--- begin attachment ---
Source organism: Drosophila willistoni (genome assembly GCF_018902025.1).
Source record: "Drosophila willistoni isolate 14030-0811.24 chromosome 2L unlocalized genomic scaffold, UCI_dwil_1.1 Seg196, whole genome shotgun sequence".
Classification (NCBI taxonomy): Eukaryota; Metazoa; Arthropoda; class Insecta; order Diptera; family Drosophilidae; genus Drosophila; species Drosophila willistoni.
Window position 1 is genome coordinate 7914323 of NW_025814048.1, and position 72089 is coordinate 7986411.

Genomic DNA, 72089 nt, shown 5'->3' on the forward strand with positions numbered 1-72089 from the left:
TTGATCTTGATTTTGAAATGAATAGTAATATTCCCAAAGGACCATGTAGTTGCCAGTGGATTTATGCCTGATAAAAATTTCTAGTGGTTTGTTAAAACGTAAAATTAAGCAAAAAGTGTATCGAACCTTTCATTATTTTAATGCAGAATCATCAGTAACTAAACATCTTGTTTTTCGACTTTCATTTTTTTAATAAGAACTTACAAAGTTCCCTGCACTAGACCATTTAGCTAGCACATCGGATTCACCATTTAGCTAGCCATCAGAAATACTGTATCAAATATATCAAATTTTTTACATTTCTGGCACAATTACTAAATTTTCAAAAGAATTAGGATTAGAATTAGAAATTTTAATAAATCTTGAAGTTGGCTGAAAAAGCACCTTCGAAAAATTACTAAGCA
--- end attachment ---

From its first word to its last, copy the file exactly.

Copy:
Source organism: Drosophila willistoni (genome assembly GCF_018902025.1).
Source record: "Drosophila willistoni isolate 14030-0811.24 chromosome 2L unlocalized genomic scaffold, UCI_dwil_1.1 Seg196, whole genome shotgun sequence".
Classification (NCBI taxonomy): Eukaryota; Metazoa; Arthropoda; class Insecta; order Diptera; family Drosophilidae; genus Drosophila; species Drosophila willistoni.
Window position 1 is genome coordinate 7914323 of NW_025814048.1, and position 72089 is coordinate 7986411.

Genomic DNA, 72089 nt, shown 5'->3' on the forward strand with positions numbered 1-72089 from the left:
TTGATCTTGATTTTGAAATGAATAGTAATATTCCCAAAGGACCATGTAGTTGCCAGTGGATTTATGCCTGATAAAAATTTCTAGTGGTTTGTTAAAACGTAAAATTAAGCAAAAAGTGTATCGAACCTTTCATTATTTTAATGCAGAATCATCAGTAACTAAACATCTTGTTTTTCGACTTTCATTTTTTTAATAAGAACTTACAAAGTTCCCTGCACTAGACCATTTAGCTAGCACATCGGATTCACCATTTAGCTAGCCATCAGAAATACTGTATCAAATATATCAAATTTTTTACATTTCTGGCACAATTACTAAATTTTCAAAAGAATTAGGATTAGAATTAGAAATTTTAATAAATCTTGAAGTTGGCTGAAAAAGCACCTTCGAAAAATTACTAAGCA